• Japan’s automakers are, in addition, making significant strides in reducing CO2 emissions from their production plants. In 2008, JAMA committed itself to a joint autonomous action plan, together with the Japan Auto-Body Industries Association (JABIA), in a push for further plant CO2 reductions. Also last year, in view of the Japanese government’s trial launch of a consolidated domestic market for emissions trading, JAMA’s 14 member companies joined forces with JABIA’s 44 member companies and applied for participation in the emissions trading scheme.

Advancing International Cooperation and Understanding

  • The global scale of the Japanese automobile industry’s operations underline, for us, the critical role of the free-trade system and of free-trade promotion in the international business environment and, likewise, in the recovery and stabilization of the world economy.
  • Accordingly, JAMA looks forward to the successful conclusion of the World Trade Organization’s Doha Round of multilateral trade talks and, as a matter of policy, favors the establishment of economic partnership agreements between countries and regions.
  • Other issues related to the globalization of business operations and of growing concern to the industry worldwide are the protection of intellectual property rights and the burden of double taxation caused by transfer pricing taxation both in Japan and abroad.
  • JAMA will continue to address these issues from a standpoint that emphasizes close cooperation with governments and industry partners worldwide and, at the same time, reinforces the positions and policies of the government of Japan.

Promoting Increased Enjoyment and Comfort in Vehicle Use

  • Reviving a sluggish domestic market is a challenge which Japanese automakers intend to address not only by supplying products that offer enhanced appeal and meet the diverse requirements of today’s consumers, but also by carrying out, in various areas, activities promoting the pleasure and convenience of automobile use.
  • “Tokyo Motor Week 2008” was held, for the first time ever, in autumn last year—an “off” year for the Tokyo Motor Show. Appealing specifically to young people, the event brought a large viewing audience in touch with the latest vehicle models on the market. The visible delight and enthusiastic response of the participating public confirmed our opinion that Japanese consumers still harbor a keen interest in, and even a fascination with, the automobile.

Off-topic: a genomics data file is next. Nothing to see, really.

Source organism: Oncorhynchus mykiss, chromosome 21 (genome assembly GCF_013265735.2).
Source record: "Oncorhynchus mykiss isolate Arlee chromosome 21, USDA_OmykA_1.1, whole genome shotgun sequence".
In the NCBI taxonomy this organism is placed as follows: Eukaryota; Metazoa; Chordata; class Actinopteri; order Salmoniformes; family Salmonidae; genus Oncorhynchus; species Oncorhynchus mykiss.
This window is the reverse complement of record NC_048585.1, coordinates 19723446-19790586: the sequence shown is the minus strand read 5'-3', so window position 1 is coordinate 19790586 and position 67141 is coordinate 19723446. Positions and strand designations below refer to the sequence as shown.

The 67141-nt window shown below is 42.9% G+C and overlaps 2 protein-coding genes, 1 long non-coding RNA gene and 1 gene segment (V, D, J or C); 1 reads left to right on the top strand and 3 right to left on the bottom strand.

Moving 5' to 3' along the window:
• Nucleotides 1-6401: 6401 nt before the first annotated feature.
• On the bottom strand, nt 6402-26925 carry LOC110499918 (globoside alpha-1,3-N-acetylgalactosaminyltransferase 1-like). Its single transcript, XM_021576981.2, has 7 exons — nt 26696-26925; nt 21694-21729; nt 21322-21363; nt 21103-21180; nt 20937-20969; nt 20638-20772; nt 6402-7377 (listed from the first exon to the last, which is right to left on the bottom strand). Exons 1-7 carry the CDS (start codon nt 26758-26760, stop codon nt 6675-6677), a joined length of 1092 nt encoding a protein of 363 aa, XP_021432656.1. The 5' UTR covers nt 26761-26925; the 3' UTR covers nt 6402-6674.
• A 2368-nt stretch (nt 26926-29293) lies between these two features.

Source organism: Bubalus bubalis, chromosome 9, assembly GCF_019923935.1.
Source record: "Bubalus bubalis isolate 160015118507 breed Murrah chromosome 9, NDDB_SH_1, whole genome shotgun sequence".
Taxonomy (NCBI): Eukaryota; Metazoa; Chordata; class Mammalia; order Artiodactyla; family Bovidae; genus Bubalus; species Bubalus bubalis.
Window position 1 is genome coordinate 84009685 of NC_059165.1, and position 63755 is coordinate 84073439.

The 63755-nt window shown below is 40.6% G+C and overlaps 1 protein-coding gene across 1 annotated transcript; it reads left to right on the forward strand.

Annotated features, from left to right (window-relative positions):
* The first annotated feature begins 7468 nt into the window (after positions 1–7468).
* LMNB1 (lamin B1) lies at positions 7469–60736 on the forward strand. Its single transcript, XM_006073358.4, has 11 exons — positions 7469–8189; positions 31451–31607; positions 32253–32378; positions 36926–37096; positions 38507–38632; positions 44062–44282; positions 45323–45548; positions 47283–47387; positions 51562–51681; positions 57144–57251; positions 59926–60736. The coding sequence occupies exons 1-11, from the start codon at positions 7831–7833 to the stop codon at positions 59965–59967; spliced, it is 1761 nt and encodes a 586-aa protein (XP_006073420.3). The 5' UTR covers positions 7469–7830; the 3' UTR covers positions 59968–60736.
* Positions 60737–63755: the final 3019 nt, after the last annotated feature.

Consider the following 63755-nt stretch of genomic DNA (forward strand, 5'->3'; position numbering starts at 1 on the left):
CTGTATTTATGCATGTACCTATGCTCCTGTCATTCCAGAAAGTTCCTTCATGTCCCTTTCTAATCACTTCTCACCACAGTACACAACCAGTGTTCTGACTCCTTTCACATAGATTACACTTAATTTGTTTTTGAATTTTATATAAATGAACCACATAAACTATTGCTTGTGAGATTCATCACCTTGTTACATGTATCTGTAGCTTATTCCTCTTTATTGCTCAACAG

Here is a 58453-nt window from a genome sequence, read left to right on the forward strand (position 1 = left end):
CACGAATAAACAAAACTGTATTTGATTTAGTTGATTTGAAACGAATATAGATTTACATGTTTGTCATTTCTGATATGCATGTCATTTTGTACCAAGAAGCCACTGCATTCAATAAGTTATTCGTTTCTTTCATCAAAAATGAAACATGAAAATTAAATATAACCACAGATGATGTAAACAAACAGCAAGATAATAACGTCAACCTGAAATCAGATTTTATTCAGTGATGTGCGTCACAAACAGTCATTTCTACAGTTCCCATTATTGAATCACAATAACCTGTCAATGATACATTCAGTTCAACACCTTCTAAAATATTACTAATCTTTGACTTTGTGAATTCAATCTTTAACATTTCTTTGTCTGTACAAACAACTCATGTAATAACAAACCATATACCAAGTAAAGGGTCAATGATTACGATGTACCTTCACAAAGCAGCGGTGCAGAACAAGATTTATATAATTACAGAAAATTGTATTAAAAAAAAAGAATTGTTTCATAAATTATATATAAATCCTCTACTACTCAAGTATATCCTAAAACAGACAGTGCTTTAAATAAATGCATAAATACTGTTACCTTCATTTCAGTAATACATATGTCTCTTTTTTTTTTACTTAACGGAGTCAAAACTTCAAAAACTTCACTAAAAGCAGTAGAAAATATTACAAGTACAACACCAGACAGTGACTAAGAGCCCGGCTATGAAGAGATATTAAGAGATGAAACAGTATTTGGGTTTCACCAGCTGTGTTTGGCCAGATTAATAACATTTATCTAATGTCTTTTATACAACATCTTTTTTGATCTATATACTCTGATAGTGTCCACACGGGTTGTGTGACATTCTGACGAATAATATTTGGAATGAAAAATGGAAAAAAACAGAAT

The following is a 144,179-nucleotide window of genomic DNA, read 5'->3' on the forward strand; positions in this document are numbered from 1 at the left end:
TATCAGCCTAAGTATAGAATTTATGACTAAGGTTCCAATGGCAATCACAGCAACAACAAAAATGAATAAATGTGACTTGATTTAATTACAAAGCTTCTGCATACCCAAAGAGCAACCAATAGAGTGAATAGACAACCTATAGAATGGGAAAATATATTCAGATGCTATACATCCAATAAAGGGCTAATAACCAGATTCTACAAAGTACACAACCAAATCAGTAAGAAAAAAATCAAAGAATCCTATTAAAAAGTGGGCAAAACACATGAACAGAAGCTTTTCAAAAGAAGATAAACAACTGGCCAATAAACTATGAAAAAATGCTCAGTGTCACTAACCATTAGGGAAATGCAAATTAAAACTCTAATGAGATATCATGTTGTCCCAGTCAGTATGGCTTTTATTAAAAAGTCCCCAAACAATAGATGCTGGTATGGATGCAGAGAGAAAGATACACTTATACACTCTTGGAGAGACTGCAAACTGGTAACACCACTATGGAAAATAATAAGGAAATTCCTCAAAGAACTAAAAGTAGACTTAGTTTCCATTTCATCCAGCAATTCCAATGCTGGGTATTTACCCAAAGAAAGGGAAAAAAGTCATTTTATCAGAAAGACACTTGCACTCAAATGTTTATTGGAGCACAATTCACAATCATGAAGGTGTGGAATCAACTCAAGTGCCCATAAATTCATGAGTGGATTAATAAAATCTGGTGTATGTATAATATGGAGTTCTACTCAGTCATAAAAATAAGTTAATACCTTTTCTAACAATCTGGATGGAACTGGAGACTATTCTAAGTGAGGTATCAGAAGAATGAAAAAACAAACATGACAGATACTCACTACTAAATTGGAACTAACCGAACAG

• This year being an “on” year for the Tokyo Motor Show, JAMA is currently studying how best to organize the event. Keeping close tabs on developments in the global industry, we are aiming for a show concept that celebrates automotive excellence in an atmosphere truly geared to our times.
  • From a different and longer-term perspective, JAMA is planning a complete renovation of the automobile displays at Tokyo’s Science Museum, so as to communicate to younger generations a new appreciation of the appeal of motor vehicles.
  • JAMA and its members are also working to improve the automobile use environment in Japan. With the ongoing reform of the national tax system, the highly welcome decision was made at the end of last year to approve measures to exempt various types of low carbon-emitting vehicles from both the automobile acquisition tax and the tonnage tax, in the interest of promoting sustainable mobility in Japan. JAMA wholeheartedly endorses this decision and will, through its own activities, seek to reinforce the impact of this groundbreaking initiative on the vehicle market. In view of anticipated further revisions to the national tax structure, JAMA will this year once again call for a comprehensive review of Japan’s automotive taxes, for the dual purpose of simplifying their framework and significantly reducing the heavy financial burden they impose on motor vehicle owners.
  • JAMA will also invest new effort in promoting: an early integration of Intelligent Transport Systems (ITS) into road infrastructure and other upgrades to the national road network; expanded motorcycle parking availability in urban areas; the implementation of measures to enhance the safety of the roadside environment taking into account Japan’s aging society; and the more widespread use of a new generation of assisted-mobility vehicles.

In 2009 JAMA will thus continue to work in close collaboration with its member companies towards the achievement of sustainability in road transport and a reaffirmation of the critical role played by the automobile industry in the economy and in society.

We look forward to your continued support and encouragement as we pursue our goals with redoubled determination.